In smaller firms' recruitment practices, there is a strong desire for 'frt'(Barrett et al. 2007). Informal, convenient, or low-cost practices may be preferred as employers can effectively determine whether potential employees will fit into the firm (Marlow and Patton 1993). However, such practices could result in overlooking a larger pool of potentially suitable recruits if the person employed turns out to be unsuitable (Carroll et al. 1999). Further, as smaller firms grow, networks of family members, referrals, and walkins are eventually exhausted, and there is a need to develop more formal methods for recruiting employees to sustain growth (Mayson and Barrett 2005; 2006, Williamson 2000).

    Smaller firms suffer from 'resource poverty' (Welsh and White 1981, p. 18) where formalised recruitment practices are relatively more costly and time-consuming to implement than in larger firms (McEvoy 1984, Reid et al. 2002). Moreover, their' liability of smallness'(Heneman and Berkley 1999, p. 53) raises unique issues in terms of organisational attractiveness (Cardon and Tarique 2008), or perceived legitimacy as employers (Williamson 2000, Williamson et al. 2002, Williamson and Robinson 2008). Recruitment may be problematic, because smaller firms are 'below the radar' of potential employees (Williamson et al., 2002). Potential employees may perceive smaller firms to be unattractive due to their (real or perceived) inability to match pay rates and work-related benefits of larger firms. Their size may also be perceived as a threat to their viability and, hence, make them unattractive to potential employees (Barber et al. 1999, Ranger-Moore 1997).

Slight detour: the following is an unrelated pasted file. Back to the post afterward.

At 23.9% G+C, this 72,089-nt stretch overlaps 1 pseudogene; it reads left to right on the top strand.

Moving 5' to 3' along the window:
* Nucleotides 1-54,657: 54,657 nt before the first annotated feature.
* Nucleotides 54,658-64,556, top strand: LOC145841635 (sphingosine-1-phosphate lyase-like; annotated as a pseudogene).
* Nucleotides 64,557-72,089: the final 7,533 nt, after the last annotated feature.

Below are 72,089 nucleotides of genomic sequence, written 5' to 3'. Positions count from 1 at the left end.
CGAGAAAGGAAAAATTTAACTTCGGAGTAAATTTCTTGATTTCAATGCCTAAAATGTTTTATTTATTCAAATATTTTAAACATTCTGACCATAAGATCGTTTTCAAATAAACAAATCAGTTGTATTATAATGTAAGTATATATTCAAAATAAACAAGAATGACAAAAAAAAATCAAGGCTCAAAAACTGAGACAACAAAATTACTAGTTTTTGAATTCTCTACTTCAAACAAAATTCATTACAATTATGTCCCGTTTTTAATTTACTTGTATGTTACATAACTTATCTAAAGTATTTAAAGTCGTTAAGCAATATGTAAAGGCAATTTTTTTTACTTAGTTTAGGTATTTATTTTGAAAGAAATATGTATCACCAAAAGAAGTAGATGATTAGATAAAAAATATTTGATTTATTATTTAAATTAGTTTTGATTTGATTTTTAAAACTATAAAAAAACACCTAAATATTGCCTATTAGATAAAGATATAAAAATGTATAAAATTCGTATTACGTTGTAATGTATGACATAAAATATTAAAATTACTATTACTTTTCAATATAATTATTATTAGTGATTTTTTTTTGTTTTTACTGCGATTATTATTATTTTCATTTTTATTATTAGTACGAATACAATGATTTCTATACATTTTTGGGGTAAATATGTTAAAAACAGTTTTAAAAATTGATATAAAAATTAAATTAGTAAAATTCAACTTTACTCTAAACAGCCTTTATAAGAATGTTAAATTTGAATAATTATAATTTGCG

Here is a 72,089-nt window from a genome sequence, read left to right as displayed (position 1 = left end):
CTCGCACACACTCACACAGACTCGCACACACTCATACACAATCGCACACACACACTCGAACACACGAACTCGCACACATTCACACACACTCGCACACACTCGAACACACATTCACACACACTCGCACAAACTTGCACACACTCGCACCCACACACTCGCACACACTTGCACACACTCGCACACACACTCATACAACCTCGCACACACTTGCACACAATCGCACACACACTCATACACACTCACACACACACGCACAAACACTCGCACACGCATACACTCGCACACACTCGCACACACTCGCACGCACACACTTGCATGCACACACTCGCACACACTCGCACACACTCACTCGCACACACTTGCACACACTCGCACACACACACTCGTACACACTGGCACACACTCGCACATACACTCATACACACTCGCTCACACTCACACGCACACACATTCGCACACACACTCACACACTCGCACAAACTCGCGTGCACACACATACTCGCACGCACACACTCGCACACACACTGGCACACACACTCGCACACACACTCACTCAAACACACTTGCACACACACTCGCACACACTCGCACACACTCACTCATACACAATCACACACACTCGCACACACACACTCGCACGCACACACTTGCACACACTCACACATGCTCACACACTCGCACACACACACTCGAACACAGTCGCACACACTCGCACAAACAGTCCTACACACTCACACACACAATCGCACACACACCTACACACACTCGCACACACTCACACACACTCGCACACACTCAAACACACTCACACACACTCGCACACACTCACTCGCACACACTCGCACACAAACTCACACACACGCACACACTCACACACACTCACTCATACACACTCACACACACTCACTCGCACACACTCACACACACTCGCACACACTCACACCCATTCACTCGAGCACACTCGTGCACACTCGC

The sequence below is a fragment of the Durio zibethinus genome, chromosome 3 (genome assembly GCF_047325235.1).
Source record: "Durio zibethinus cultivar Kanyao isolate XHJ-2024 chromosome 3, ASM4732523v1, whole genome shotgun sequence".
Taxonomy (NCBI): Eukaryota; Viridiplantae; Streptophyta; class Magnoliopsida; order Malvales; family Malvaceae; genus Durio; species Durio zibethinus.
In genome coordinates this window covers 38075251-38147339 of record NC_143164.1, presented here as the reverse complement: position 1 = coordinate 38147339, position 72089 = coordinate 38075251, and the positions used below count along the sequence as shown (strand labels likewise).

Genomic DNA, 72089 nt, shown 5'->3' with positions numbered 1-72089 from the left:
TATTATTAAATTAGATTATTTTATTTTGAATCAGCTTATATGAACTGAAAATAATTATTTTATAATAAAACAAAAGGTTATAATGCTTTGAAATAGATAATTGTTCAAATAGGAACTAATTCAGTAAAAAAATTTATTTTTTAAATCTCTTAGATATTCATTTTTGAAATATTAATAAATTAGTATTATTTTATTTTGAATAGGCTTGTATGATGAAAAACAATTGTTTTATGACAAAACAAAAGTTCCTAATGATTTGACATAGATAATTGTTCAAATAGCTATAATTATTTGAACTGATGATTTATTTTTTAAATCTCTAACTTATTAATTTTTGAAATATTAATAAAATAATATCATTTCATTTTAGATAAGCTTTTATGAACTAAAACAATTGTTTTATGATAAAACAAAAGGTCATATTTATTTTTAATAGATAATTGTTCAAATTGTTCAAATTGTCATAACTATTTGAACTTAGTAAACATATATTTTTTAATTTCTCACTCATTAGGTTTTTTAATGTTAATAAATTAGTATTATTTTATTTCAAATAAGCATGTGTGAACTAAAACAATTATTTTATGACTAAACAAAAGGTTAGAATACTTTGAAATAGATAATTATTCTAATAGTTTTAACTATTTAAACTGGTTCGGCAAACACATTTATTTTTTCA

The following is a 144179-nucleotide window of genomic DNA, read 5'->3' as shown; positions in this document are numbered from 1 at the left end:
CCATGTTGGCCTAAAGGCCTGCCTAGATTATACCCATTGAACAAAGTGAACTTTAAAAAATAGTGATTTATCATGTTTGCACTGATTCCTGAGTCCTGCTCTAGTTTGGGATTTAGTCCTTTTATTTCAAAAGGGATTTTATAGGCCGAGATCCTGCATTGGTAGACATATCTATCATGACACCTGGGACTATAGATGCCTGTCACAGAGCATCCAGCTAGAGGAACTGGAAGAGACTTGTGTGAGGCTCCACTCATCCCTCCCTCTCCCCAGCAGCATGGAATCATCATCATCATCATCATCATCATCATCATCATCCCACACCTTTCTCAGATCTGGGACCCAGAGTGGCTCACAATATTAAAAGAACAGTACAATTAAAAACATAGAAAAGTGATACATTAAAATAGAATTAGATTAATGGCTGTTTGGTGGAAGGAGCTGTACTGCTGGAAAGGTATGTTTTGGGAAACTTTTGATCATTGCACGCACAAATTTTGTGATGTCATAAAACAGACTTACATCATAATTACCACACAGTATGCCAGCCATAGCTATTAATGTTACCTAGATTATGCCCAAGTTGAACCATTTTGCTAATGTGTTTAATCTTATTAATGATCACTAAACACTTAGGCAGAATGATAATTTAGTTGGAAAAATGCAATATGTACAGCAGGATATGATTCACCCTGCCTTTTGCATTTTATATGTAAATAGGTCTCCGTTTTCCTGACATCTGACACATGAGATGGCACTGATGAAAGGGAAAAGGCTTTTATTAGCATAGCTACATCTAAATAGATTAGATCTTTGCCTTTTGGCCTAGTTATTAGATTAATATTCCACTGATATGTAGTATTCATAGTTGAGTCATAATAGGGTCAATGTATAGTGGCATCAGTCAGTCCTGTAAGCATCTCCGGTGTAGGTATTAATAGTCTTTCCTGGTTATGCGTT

In smaller firms, managerial resources and HRM expertise are unlikely to exist (Barrett and Mayson 2008, Hornsby and Kuratko 2003, Klaas et al. 2000). Although smaller firms may not have the resources to promote themselves, research has shown that effective promotion can have an impact on employees' loyalty (Reda and Dyer 2010).

  3. Western Australia's Resources Sector and the 457 Visa Process